Thursday, April 18, 2024

North Carolina SECU members elect 3 dissident board members

Members of the State Employees’ Credit Union of North Carolina elected dissident members to the board of directors at the credit union’s annual meeting held Tuesday in Greensboro.

The vote effectively ousts three current SECU directors from the 11-member board of the second-largest credit union in the U.S.

The voting occurred over the past six weeks. The new directors each received more than 6,300 votes. They are: Michael Clements, Barbara Perkins and Chuck Stone. The three defeated directors, who had been endorsed by the SECU nominating committee, were veteran state government officials Alice Garland, Jo Anne Sanford and Thomas Parrish.

At the two-and-a-half hour annual meeting, more than a dozen credit union members and former employees criticized changes instituted by the SECU board in the past three years and its failure to offer competitive rates on deposits. A handful of members offered support for current leadership.

The critics’ most common complaint involved SECU’s use of risk-based lending for auto loans, which diverged from its tradition of offering the same interest rate to all members, regardless of their financial standing. SECU was among the few U.S. lenders to not offer tiered rates before the change started in March.

The election was being watched nationally by the credit union industry because of SECU’s large size, ranking behind only Naval Federal Credit Union with assets of nearly $50 billion. There are 2.7 million members of the SECU, only about 13,000 of whom voted either online or at the meeting.

CEO Leigh Brady called the vote disappointing, noting that those calling for a return to SECU’s traditions don’t understand its need to attract more business from members with strong credit. Those members are increasingly opting for rival lenders, which she says prompted SECU to make changes.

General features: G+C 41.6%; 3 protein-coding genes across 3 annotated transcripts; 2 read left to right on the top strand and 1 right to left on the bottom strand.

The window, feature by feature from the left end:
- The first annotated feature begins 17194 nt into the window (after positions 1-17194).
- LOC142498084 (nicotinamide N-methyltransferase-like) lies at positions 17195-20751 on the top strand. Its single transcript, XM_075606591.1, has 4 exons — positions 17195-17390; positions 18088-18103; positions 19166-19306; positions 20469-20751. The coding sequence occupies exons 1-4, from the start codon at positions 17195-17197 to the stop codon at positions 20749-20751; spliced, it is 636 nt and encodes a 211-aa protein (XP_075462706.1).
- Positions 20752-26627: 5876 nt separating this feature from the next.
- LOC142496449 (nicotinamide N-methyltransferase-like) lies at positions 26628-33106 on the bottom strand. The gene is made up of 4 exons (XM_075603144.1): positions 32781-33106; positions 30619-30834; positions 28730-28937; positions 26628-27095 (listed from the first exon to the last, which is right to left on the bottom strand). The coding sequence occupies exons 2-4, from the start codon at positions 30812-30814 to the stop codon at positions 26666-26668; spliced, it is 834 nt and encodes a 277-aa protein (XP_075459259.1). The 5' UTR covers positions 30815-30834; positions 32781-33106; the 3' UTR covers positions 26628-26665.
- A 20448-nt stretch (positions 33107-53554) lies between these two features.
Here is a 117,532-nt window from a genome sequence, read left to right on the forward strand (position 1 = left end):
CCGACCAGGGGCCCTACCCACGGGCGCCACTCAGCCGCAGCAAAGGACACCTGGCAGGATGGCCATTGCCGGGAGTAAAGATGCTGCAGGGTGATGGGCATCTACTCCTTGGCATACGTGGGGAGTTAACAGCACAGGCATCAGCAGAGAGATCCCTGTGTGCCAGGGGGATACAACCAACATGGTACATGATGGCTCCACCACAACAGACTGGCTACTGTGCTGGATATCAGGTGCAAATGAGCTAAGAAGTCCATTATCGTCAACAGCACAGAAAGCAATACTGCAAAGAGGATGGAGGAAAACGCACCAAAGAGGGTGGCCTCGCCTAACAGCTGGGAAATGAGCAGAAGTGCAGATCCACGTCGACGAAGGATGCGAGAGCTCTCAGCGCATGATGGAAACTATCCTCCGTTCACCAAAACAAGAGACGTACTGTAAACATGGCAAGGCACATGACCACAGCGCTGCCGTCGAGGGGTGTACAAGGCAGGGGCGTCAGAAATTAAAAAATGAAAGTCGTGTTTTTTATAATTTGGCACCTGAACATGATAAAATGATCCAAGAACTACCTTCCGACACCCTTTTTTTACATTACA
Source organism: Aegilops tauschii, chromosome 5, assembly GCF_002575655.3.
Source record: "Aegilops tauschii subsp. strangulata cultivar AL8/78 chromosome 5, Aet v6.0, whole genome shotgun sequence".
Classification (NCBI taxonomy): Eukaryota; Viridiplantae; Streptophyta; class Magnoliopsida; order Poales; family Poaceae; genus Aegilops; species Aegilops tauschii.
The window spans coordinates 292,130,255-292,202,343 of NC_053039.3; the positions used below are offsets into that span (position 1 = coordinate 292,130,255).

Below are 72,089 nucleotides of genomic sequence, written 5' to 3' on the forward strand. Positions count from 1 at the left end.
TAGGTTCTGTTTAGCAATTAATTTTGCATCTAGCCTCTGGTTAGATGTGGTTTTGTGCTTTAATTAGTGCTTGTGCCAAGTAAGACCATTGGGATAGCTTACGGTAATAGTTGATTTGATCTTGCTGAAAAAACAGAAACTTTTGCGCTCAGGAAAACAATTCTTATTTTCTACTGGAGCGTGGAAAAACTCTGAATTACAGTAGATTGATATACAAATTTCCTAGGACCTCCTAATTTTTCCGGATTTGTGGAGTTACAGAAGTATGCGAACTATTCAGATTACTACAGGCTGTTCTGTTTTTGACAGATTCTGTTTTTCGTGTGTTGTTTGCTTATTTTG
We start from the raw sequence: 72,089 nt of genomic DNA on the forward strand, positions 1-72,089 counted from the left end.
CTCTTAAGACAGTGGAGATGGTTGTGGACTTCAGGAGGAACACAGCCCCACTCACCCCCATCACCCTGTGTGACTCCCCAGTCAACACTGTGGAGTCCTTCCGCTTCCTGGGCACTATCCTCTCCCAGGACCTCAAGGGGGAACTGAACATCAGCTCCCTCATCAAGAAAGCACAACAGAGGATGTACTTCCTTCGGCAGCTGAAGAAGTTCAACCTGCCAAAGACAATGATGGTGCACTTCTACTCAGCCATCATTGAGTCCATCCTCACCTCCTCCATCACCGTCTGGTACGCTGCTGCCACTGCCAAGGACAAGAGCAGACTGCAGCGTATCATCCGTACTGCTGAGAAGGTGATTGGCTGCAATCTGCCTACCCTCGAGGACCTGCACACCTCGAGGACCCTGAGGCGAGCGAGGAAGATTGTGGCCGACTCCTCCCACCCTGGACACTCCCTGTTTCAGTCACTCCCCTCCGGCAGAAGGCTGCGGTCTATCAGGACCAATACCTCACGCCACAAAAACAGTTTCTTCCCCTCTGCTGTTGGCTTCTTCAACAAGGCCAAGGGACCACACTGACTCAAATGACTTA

Brady says SECU is saddled with more than $9 billion of investments that are yielding less than 1% interest, along with billions of dollars of mortgage loans yielding less than 3.5%. That makes it difficult to raise rates it pays on deposits, she said.

The three elected directors were championed by former SECU CEO Jim Blaine, who used a blog to issue almost daily criticisms of the SECU board and management in recent months. Blaine, who was CEO from 1979 to 2015, said the voting reflected the will of SECU’s membership. He urged the board to open itself to more dialogue with members before making additional changes. He spoke during the meeting’s public discussion period, as did his successor, Mike Lord, who was CEO from 2015-21.

Brady said she would continue pressing for changes at SECU, including using credit scoring for other forms of loans. She also assailed Blaine, with whom she worked for more than two decades, for providing misinformation to members. “Jim Blaine doesn’t play fair,” she told reporters after the meeting.

Perkins, who is a retired CPA in Raleigh and former state employee, received 7,096 votes, the most of the six candidates. Garland, a former executive director of the N.C. State Lottery, received the fewest, 5,880.

The contention comes amid strong financials at SECU, though some metrics are weakening. The credit union reported record net income of $587 million in the fiscal year ending June 30, compared with $564 million a year earlier and $438 million in 2021. Return on assets was 1.18%, ahead of SECU’s target of 1%. The credit union has reserves of more than $5 billion, or nearly 10.5% of assets.

But assets declined nearly 7% during the year as some customers moved deposits to other institutions. Expenses rose to 2.35%, above SECU’s target of 2% as the credit union spent more money on technology and marketing.




David Mildenberg
David Mildenberg
David Mildenberg is editor of Business North Carolina. Reach him at

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